Description - The Cambridge History of Twentieth-Century English Literature by Laura Marcus
This Cambridge History is the first major history of twentieth-century English literature to cover the full range of writing in England, Scotland, Wales, and Ireland. The volume also explores the impact of writing from the former colonies on English literature of the period and analyses the ways in which conventional literary genres were shaped and inflected by the new cultural technologies of radio, cinema, and television. In providing an authoritative narrative of literary and cultural production across the century, this History acknowledges the claims for innovation and modernization that chracterise the beginning of the period. At the same time, it attends analytically to the more profound patterns of continuity and development which avant-garde tendencies characteristically underplay. Containing all the virtues of a Cambridge History, this new volume is a major event for anyone concerned with twentieth-century literature, its cultural context, and its relation to the contemporary.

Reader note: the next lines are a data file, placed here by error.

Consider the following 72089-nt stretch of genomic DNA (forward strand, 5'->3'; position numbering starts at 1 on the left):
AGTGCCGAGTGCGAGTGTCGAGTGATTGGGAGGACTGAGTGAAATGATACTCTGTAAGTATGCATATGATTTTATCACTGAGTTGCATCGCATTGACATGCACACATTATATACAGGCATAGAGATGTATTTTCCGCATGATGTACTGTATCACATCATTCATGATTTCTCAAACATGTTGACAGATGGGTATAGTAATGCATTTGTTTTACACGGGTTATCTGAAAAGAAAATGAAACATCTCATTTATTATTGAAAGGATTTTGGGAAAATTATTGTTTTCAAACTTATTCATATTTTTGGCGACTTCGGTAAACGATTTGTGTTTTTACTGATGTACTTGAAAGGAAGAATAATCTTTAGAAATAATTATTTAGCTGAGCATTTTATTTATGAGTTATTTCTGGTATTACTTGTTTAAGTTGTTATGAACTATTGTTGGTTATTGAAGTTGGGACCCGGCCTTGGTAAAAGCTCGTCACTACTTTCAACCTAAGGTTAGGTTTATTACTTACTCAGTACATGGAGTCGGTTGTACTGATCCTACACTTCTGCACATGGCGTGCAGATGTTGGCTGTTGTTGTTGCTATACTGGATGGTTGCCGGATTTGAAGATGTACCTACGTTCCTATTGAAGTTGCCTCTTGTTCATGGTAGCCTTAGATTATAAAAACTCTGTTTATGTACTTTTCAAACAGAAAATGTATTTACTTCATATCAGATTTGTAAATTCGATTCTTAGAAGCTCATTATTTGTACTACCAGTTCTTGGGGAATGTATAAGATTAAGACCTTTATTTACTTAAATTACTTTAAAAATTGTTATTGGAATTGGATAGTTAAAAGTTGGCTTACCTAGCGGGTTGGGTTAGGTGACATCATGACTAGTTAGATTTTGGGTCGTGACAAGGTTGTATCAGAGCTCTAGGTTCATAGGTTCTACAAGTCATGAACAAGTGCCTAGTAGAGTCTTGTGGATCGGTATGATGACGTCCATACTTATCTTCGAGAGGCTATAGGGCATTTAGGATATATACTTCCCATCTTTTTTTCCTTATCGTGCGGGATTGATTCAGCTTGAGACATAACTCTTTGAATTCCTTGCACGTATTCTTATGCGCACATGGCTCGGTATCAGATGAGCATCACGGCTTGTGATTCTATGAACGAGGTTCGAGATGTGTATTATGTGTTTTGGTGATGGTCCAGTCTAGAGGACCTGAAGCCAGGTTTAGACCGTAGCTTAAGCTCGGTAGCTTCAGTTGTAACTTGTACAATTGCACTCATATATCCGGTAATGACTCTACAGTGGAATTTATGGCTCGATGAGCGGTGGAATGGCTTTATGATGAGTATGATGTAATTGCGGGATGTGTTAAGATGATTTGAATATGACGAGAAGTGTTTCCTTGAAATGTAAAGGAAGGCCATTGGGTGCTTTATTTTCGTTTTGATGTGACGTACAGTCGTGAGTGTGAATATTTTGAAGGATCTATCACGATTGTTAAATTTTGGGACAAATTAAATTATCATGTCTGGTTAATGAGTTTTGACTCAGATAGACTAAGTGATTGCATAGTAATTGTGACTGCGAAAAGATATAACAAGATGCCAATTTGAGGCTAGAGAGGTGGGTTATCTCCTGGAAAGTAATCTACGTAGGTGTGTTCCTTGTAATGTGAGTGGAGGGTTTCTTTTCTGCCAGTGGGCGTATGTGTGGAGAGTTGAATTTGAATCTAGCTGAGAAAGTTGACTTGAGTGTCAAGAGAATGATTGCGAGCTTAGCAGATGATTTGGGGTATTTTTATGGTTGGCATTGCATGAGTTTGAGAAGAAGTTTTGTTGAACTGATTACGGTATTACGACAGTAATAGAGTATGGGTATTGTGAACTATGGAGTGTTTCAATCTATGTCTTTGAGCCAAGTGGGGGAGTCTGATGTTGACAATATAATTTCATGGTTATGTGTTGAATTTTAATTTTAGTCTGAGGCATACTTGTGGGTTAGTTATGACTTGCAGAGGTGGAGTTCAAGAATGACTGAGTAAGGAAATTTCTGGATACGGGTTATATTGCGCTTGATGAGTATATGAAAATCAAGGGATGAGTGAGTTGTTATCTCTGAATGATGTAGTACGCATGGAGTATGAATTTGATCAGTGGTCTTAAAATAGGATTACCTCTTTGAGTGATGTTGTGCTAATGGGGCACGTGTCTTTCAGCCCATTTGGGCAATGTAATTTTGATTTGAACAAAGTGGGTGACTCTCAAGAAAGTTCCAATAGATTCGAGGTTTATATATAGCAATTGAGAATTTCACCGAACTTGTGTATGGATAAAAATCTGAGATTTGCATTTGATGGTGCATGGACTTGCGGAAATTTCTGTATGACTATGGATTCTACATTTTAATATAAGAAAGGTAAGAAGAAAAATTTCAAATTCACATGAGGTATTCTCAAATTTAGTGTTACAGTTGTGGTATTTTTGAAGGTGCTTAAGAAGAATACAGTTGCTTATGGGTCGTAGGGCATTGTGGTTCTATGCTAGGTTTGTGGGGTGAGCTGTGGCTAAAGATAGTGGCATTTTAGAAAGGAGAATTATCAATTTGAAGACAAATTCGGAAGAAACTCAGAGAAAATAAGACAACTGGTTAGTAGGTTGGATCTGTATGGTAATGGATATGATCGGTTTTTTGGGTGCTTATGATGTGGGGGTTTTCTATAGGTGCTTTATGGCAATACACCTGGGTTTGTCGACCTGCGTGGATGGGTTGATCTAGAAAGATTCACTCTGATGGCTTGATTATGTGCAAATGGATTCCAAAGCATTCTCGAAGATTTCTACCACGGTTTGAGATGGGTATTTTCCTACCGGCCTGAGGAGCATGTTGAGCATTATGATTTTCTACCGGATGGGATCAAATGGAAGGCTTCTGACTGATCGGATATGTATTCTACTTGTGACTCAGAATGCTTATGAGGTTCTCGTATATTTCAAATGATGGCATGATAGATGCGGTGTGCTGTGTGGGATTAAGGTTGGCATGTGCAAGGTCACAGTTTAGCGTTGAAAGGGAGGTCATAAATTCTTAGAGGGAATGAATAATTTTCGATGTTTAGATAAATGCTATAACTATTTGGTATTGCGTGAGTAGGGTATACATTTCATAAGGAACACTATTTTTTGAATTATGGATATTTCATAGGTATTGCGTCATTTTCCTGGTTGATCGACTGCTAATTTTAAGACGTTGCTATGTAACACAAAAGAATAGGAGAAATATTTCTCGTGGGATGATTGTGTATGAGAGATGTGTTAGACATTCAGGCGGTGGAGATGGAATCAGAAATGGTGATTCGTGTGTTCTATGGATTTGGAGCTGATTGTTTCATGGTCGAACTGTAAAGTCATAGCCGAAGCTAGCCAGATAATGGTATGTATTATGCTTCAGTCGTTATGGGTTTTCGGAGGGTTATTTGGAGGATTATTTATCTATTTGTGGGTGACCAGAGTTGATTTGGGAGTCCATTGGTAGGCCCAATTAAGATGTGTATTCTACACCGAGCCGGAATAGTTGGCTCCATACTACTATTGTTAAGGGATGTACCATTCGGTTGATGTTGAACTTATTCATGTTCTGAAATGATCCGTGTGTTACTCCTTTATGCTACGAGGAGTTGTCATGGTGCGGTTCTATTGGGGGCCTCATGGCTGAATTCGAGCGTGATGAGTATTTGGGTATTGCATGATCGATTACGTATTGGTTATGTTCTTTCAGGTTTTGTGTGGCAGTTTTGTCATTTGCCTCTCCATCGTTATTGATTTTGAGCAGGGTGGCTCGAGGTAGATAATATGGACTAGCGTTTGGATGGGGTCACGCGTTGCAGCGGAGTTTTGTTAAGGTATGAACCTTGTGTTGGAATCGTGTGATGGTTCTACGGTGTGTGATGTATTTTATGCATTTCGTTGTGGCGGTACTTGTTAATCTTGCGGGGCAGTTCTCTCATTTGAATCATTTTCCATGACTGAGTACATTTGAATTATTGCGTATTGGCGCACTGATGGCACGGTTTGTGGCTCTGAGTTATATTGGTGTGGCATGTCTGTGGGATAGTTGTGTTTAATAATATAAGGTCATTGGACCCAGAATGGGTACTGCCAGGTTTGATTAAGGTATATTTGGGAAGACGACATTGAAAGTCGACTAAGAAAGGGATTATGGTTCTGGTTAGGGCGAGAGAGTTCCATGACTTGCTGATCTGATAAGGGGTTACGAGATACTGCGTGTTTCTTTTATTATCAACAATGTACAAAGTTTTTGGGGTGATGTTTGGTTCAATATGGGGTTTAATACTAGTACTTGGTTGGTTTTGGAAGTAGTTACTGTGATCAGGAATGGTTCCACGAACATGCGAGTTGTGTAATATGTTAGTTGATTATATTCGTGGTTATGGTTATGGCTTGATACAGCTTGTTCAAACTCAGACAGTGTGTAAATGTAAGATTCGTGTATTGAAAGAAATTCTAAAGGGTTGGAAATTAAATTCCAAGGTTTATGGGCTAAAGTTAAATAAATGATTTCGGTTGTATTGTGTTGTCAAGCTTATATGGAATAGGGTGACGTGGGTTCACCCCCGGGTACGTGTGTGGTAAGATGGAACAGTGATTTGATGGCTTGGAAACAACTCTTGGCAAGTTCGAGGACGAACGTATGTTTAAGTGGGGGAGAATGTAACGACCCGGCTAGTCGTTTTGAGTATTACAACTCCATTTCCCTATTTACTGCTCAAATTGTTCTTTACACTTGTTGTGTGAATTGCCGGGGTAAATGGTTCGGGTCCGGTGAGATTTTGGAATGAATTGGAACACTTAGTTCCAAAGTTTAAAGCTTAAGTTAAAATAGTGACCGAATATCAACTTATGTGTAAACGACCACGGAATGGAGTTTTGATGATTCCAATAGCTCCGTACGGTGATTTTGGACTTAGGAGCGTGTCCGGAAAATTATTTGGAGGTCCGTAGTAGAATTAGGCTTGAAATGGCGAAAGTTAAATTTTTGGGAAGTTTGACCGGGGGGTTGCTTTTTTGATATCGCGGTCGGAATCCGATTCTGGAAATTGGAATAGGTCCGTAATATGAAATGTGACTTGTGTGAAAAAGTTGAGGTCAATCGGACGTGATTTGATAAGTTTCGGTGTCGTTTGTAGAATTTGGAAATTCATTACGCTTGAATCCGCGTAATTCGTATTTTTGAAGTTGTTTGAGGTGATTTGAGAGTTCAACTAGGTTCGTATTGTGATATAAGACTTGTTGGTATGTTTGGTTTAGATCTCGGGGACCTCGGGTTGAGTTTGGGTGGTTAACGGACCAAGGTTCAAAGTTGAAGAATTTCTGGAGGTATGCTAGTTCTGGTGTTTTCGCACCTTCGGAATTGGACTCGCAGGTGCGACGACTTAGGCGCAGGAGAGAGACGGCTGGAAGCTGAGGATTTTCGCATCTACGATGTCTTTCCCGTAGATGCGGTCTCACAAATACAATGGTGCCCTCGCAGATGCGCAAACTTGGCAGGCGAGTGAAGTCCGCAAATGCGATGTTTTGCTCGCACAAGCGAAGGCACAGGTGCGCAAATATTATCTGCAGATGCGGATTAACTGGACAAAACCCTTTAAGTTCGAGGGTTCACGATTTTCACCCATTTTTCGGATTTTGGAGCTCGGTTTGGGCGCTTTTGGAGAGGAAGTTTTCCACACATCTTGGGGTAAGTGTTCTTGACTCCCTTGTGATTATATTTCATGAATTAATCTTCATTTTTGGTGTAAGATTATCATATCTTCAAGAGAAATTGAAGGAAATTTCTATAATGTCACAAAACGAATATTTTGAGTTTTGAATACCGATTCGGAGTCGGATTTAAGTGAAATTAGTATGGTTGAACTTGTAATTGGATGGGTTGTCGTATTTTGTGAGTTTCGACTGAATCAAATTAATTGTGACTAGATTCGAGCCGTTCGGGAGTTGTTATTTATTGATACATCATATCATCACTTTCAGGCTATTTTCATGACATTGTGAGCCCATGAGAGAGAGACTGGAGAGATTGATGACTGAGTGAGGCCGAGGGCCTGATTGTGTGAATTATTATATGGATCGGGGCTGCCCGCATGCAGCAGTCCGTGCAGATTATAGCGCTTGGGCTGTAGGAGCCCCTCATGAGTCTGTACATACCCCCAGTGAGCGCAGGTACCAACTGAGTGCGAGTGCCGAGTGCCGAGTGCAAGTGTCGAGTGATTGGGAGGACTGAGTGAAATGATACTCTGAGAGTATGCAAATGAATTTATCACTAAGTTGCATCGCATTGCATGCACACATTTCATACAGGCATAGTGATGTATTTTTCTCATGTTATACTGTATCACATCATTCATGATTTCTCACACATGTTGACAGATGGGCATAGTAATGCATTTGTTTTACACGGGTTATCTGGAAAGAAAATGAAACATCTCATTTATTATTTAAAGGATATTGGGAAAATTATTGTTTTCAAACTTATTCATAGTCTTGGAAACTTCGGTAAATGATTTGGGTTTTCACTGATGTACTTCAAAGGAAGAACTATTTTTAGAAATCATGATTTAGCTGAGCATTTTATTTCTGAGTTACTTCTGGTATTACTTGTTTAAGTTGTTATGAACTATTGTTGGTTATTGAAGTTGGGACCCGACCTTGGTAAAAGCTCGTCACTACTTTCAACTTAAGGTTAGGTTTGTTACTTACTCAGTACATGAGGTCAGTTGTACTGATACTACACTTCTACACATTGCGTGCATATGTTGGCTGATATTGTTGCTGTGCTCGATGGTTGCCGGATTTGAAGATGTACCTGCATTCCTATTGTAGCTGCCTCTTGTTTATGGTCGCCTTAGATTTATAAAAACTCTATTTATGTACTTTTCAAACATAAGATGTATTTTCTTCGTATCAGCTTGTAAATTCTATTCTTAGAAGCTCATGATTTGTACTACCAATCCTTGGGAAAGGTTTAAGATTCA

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(228mm x 152mm x 46mm)
Cambridge University Press
Publisher: Cambridge University Press
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Author Biography - Laura Marcus
Laura Marcus is Goldsmiths' Professor of English Literature and a Fellow of New College at the University of Oxford. She has published widely on nineteenth- and twentieth-century literature and culture. Her publications include Auto/biographical Discourses: Theory, Criticism, Practice (1994/1998), Virginia Woolf: Writers and their Work (1997, new edition 2004), and The Tenth Muse: Writing about Cinema in the Modernist Period (2007). She has edited or co-edited a number of volumes, including The Actuality of Walter Benjamin (1993/1998), 'Close Up' 1927-1933: Cinema and Modernism (1998), Sigmund Freud's 'The Interpretation of Dreams': New Interdisciplinary Essays (1999), and Mass-Observation as Poetics and Science (2001). Peter Nicholls is Professor of English at New York University. His publications include Ezra Pound: Politics, Economics and Writing, Modernisms: A Literary Guide, George Oppen and the Fate of Modernism, and many articles and essays on literature and theory. He recently co-edited On Bathos and is currently U.S. editor of Textual Practice.